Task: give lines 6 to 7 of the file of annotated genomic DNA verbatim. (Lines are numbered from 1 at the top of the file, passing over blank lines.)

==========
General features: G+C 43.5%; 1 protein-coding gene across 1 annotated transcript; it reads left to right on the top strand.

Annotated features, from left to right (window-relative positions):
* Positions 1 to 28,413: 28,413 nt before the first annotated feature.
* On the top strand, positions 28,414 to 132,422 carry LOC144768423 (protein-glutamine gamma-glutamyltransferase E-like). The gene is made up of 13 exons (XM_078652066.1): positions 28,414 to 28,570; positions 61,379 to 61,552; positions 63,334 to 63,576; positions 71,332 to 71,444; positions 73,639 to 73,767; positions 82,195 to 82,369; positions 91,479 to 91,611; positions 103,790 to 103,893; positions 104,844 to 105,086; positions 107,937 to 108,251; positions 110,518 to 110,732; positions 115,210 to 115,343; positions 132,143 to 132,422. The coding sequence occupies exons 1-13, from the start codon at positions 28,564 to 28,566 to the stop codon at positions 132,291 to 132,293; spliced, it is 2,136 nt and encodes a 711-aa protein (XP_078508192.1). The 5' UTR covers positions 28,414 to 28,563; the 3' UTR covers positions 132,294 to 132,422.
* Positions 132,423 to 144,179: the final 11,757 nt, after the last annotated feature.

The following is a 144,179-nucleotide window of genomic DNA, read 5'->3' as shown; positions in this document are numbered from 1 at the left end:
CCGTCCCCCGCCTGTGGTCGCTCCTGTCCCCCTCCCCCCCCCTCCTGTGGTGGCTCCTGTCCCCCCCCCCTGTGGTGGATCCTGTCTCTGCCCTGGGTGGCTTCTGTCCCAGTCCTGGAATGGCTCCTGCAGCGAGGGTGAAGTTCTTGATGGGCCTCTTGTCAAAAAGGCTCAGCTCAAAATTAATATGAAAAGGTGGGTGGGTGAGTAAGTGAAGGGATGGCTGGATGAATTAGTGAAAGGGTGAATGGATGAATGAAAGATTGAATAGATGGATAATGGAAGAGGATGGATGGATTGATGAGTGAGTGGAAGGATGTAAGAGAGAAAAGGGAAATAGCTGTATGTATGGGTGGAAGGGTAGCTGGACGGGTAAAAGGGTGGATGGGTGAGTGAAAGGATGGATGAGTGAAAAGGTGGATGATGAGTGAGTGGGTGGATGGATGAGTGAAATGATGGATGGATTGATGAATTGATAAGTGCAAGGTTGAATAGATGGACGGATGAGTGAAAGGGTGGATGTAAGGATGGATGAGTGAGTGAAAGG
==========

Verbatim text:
The following is a 144,179-nucleotide window of genomic DNA, read 5'->3' as shown; positions in this document are numbered from 1 at the left end:
CCGTCCCCCGCCTGTGGTCGCTCCTGTCCCCCTCCCCCCCCCTCCTGTGGTGGCTCCTGTCCCCCCCCCCTGTGGTGGATCCTGTCTCTGCCCTGGGTGGCTTCTGTCCCAGTCCTGGAATGGCTCCTGCAGCGAGGGTGAAGTTCTTGATGGGCCTCTTGTCAAAAAGGCTCAGCTCAAAATTAATATGAAAAGGTGGGTGGGTGAGTAAGTGAAGGGATGGCTGGATGAATTAGTGAAAGGGTGAATGGATGAATGAAAGATTGAATAGATGGATAATGGAAGAGGATGGATGGATTGATGAGTGAGTGGAAGGATGTAAGAGAGAAAAGGGAAATAGCTGTATGTATGGGTGGAAGGGTAGCTGGACGGGTAAAAGGGTGGATGGGTGAGTGAAAGGATGGATGAGTGAAAAGGTGGATGATGAGTGAGTGGGTGGATGGATGAGTGAAATGATGGATGGATTGATGAATTGATAAGTGCAAGGTTGAATAGATGGACGGATGAGTGAAAGGGTGGATGTAAGGATGGATGAGTGAGTGAAAGG